I have noticed throughout my internship that women coming from different cultures are more disadvantaged then their male counterparts when it comes to the refugee resettlement process. A lot of the time a women will not be able to speak English and her husband will act as a translator, but the level and thoroughness of the translation varies and many time these women are left without necessary information. One of my favorite experiences has been working with a Women’s Empowerment class that teaches women job skills and provides a setting for them to socialize and build a sense of community. The women’s class helps to close this gender inequality and helps women from traditional societies to become empowered.
One of the exercises the class does involves going around town and approaching businesses to ask if they are hiring. While this may seem elementary, many women are used to getting jobs through personal connections or not being able to get a job at all. As I was escorting the women around a shopping center everyone was understandably nervous and uneasy. Finally, I persuaded two of the women to go into a restaurant and ask to speak with the hiring manager. They came out with a business card and a smile on their face. After that I couldn’t keep track of who was going where, everyone was eager to go into shops and ask for applications. It was the first time that I had witnessed a complete change of attitude in the women and had seen them brighten up to such an extent. From then on whenever one of us spotted a “now hiring” sign everyone got giddy and angled to be the one to go in and ask for an application.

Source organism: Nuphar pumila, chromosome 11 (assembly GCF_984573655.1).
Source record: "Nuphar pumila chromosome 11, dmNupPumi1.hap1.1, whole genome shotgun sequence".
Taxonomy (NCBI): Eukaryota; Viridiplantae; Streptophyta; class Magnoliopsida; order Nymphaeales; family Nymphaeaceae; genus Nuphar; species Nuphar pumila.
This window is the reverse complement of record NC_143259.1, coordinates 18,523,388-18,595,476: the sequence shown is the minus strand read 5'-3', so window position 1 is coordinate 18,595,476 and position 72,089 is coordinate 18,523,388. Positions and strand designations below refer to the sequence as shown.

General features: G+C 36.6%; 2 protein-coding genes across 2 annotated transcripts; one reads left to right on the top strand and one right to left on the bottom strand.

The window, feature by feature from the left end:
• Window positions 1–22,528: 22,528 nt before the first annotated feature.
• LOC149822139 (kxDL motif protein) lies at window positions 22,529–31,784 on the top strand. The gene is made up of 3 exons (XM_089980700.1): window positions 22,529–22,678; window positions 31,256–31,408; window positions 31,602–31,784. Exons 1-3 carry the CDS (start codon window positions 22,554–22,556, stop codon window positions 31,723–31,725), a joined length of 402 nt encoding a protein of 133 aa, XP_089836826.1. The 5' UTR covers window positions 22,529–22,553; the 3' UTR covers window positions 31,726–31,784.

It was great to witness how one simple exercise empowered these women to take control of their own job search. For many of the women who had come from Afghanistan or Iran they had never felt like starting a career or getting a job was an option. Having the option to work or not to work is one that allows you to feel free and in charge of the direction of your life. However, like many other experiences I have had at my internship this lesson was bitter sweet. One of the women had been a nurse in Haiti and another was in charge of marketing at an international organization. Knowing that they could not continue their professional careers without starting new in the U.S. was a bit hard to swallow. Still, it was nice to be able to show them a practical part of the job search process even though some of them were way overqualified. The lesson also proved that while refugees do face many barriers to employment (language, cultural norms, gender), they continue to be resilient, determined, and hopeful.